Legendary rocker Ozzy Osbourne is opening up about what it’s like to live with Parkinson’s disease.
The Black Sabbath frontman, who has been living with the brain disorder since 2019, revealed the physical and mental challenges that came with the diagnosis.
“You think you’re lifting your feet, but your foot doesn’t move,” the 73-year-old told The Observer. “I feel like I’m walking around in lead boots.”
Osbourne admitted he battled depression in 2020 as a result of his Parkinson’s diagnosis.
“I reached a plateau that was lower than I wanted it to be,” he explained. “Nothing really felt great. Nothing. So I went on these antidepressants, and they work OK.”
The rocker credits his wife Sharon Osbourne and daughter Kelly Osbourne for enabling him to continue performing despite his health woes.
“Without my Sharon, I’d be f–king gone,” he told the outlet. “We have a little row now and then, but otherwise we just get on with it.”
The “Crazy Train” singer was discharged from a Los Angeles hospital in June after undergoing what Sharon, 69, described as “a major operation” that would “determine the rest of his life.”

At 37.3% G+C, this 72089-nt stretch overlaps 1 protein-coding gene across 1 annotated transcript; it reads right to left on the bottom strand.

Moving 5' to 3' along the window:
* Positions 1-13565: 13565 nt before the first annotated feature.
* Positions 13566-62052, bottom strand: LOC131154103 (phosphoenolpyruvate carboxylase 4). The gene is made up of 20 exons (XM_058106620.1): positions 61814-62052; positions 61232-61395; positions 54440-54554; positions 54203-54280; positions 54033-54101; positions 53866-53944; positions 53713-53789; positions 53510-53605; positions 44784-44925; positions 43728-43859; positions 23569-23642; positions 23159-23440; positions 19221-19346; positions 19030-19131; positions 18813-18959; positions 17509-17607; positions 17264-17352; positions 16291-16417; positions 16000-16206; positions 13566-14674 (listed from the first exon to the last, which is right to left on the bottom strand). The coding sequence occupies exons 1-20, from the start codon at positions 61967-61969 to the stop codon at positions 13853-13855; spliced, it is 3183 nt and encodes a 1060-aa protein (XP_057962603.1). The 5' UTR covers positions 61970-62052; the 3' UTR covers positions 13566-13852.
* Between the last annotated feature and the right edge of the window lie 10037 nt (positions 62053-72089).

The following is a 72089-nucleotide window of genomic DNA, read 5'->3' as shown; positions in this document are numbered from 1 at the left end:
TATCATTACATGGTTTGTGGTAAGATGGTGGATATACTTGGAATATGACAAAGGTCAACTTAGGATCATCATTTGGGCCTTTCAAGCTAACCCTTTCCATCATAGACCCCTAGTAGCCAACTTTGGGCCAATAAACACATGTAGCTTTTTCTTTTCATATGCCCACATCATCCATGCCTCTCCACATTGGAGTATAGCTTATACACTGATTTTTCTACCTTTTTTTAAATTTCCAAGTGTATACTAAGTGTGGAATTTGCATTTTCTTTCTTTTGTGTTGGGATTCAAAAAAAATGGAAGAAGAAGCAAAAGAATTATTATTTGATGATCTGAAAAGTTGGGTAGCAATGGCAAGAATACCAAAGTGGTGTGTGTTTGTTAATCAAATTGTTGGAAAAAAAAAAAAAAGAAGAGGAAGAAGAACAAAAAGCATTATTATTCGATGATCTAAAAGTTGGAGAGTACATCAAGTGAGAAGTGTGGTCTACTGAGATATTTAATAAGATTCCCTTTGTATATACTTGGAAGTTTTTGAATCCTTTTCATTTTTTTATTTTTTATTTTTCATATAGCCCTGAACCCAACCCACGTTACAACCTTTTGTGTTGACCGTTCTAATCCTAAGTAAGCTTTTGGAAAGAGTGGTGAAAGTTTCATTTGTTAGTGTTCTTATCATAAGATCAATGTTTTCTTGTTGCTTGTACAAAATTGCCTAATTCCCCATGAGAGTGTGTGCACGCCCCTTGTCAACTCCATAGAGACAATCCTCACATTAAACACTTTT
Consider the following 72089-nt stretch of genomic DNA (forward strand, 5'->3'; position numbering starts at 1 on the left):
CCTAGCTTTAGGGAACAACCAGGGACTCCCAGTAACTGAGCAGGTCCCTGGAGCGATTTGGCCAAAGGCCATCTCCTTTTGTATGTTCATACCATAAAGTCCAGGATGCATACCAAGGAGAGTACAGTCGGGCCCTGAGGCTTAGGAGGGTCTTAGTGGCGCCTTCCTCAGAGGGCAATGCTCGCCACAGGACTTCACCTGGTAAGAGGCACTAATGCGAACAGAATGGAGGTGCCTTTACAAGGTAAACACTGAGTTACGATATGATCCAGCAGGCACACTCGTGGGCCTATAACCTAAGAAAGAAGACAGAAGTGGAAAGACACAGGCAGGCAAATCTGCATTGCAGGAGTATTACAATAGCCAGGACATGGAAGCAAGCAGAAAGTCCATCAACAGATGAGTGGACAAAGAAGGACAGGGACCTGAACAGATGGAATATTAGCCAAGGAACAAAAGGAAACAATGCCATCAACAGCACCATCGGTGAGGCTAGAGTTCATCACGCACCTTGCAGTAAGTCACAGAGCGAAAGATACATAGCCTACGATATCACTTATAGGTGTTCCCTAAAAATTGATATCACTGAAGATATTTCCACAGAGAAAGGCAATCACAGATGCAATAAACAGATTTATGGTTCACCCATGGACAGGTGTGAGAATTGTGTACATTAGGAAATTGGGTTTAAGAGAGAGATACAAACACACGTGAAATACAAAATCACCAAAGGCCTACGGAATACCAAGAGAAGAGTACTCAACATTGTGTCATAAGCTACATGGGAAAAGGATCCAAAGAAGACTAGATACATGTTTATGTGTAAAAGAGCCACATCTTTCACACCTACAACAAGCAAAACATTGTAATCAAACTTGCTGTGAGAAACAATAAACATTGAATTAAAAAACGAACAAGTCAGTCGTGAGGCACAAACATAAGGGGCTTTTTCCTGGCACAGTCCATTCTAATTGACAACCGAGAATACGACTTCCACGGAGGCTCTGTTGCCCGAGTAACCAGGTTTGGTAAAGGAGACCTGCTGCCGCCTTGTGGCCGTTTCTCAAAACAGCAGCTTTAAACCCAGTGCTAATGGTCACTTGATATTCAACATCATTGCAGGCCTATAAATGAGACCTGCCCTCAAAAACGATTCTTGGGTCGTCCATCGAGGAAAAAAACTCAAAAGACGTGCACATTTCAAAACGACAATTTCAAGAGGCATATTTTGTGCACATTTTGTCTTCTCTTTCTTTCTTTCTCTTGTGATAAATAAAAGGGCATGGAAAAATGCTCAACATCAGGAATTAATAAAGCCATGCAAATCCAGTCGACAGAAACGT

The rocker’s “life-altering” surgery involved removing and realigning pins in his neck and back.
Along with Parkinson’s and a battle with COVID-19, the musician has been dealing with the ramifications of a 2003 quad biking accident.
More recently, Osbourne revealed he is “fed up” with violence in America, and has made plans to move back to the UK with Sharon.
“Everything’s f–king ridiculous there,” he told The Observer. “I’m fed up with people getting killed every day. God knows how many people have been shot in school shootings.”
Sharon added that her husband’s health did not factor into the decision, despite fans’ assumptions.
“I knew people would think that. It’s not. It’s just time. America has changed so drastically. It isn’t the United States of America at all. Nothing’s united about it. It’s a very weird place to live right now.”